Untitled I 22Massimo Arrighi
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150cm x 150cm
red and black pigment on canvas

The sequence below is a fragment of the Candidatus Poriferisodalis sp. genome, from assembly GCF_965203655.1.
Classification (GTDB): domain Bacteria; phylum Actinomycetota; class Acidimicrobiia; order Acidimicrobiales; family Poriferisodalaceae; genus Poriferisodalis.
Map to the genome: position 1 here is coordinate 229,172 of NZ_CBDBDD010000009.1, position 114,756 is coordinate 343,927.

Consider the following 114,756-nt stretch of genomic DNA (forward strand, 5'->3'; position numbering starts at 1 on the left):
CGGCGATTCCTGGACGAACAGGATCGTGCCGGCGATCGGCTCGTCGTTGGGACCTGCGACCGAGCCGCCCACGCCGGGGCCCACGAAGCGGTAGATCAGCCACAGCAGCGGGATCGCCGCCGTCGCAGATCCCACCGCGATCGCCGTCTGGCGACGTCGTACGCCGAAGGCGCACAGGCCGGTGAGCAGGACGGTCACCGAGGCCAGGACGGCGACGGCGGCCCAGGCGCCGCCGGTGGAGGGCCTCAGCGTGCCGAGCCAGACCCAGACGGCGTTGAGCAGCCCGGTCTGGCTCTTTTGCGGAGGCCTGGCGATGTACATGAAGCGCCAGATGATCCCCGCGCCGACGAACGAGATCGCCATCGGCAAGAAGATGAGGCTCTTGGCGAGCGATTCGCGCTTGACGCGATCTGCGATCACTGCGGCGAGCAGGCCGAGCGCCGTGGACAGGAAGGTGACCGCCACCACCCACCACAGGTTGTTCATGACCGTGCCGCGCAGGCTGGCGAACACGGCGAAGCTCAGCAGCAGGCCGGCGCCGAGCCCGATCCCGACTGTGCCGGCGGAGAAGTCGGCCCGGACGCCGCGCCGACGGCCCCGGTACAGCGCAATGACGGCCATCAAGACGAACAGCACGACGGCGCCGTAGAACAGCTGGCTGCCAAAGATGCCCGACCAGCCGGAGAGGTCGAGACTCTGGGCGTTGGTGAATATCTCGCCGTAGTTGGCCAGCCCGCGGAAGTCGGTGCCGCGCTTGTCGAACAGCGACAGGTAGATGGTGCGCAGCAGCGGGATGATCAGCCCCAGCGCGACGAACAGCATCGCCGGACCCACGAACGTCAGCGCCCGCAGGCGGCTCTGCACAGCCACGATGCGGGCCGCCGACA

Using painting as a language and a tool for communication and representation, I could not ignore the importance of using the colors. However my interest is also the material in which it is composed, a painting that seeks its own meanings even in material and monochrome with natural pigments. The technical and conceptual basis of my painting is made up of eight colors: white, black, blue, red and yellow as the fundamentals, with which could obtain infinite tonal derivations, which I use the original while maintain the potential pairing option but unexpressed. Same principle for the choice of materials such as graphite, gold and silver which, although they have no chromatic relationship with the colors previously mentioned, they are used with the same criterion of original purity. Of course, my approach to painting is not naturalistic, but rather a geological investigation of materials, I mean, because of the choice of materials and the structure of the work, a morphological stratification is completely evident, may be not very clear but objectively detectable. So not a work of quotation, but an essence of color and structure that does not have undergone the action of time, although aware of bringing an inevitable series of historical, scientific and aesthetic suggestions within the minimal structure of the work. Even the materials such as silver and gold, which are known for their use and assumption, in my work have their claim to assume values of absolute origin contemplating aspects of it that by contrast, as happens in the works which are in duotone, reinforce the dimensions of golden light combined with deep black and livid silver brightness with the unstable darkness of blue. The possible combinations, using the eight colors mentioned initially, they have the affirmation of light and shadow intrinsic to the color and material in their matching, as a molecular composition of mystical transcendence. *From the book " I colori di Massimo Arrighi" written and curated by Gérard-Georges Lemaire.